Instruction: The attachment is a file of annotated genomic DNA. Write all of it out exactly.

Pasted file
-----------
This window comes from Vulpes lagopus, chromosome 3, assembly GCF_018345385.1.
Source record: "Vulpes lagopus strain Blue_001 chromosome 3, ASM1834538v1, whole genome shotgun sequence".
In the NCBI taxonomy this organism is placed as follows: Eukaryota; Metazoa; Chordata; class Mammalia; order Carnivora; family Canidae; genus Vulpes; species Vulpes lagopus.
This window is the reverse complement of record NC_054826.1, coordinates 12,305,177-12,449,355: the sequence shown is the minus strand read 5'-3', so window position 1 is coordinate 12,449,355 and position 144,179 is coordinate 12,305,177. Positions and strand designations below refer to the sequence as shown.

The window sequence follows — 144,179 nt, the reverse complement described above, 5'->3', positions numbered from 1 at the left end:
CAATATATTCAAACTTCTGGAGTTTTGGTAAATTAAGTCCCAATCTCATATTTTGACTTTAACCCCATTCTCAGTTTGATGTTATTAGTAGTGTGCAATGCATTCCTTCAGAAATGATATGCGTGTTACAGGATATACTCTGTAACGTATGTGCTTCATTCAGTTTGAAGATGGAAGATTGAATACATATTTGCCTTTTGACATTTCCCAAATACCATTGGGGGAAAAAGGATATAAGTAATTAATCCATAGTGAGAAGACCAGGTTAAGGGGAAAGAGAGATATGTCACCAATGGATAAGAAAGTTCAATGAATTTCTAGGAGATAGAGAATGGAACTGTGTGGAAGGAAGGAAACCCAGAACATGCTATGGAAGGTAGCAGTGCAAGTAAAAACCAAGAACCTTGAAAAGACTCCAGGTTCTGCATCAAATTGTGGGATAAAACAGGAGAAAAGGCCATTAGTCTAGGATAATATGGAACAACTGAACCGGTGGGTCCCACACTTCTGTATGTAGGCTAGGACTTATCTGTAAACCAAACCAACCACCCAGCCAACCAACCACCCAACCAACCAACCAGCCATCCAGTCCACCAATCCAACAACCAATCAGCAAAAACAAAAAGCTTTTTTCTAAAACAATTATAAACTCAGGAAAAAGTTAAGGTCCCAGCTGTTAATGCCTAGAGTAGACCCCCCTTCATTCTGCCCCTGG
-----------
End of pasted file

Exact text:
This window comes from Vulpes lagopus, chromosome 3, assembly GCF_018345385.1.
Source record: "Vulpes lagopus strain Blue_001 chromosome 3, ASM1834538v1, whole genome shotgun sequence".
In the NCBI taxonomy this organism is placed as follows: Eukaryota; Metazoa; Chordata; class Mammalia; order Carnivora; family Canidae; genus Vulpes; species Vulpes lagopus.
This window is the reverse complement of record NC_054826.1, coordinates 12,305,177-12,449,355: the sequence shown is the minus strand read 5'-3', so window position 1 is coordinate 12,449,355 and position 144,179 is coordinate 12,305,177. Positions and strand designations below refer to the sequence as shown.

The window sequence follows — 144,179 nt, the reverse complement described above, 5'->3', positions numbered from 1 at the left end:
CAATATATTCAAACTTCTGGAGTTTTGGTAAATTAAGTCCCAATCTCATATTTTGACTTTAACCCCATTCTCAGTTTGATGTTATTAGTAGTGTGCAATGCATTCCTTCAGAAATGATATGCGTGTTACAGGATATACTCTGTAACGTATGTGCTTCATTCAGTTTGAAGATGGAAGATTGAATACATATTTGCCTTTTGACATTTCCCAAATACCATTGGGGGAAAAAGGATATAAGTAATTAATCCATAGTGAGAAGACCAGGTTAAGGGGAAAGAGAGATATGTCACCAATGGATAAGAAAGTTCAATGAATTTCTAGGAGATAGAGAATGGAACTGTGTGGAAGGAAGGAAACCCAGAACATGCTATGGAAGGTAGCAGTGCAAGTAAAAACCAAGAACCTTGAAAAGACTCCAGGTTCTGCATCAAATTGTGGGATAAAACAGGAGAAAAGGCCATTAGTCTAGGATAATATGGAACAACTGAACCGGTGGGTCCCACACTTCTGTATGTAGGCTAGGACTTATCTGTAAACCAAACCAACCACCCAGCCAACCAACCACCCAACCAACCAACCAGCCATCCAGTCCACCAATCCAACAACCAATCAGCAAAAACAAAAAGCTTTTTTCTAAAACAATTATAAACTCAGGAAAAAGTTAAGGTCCCAGCTGTTAATGCCTAGAGTAGACCCCCCTTCATTCTGCCCCTGG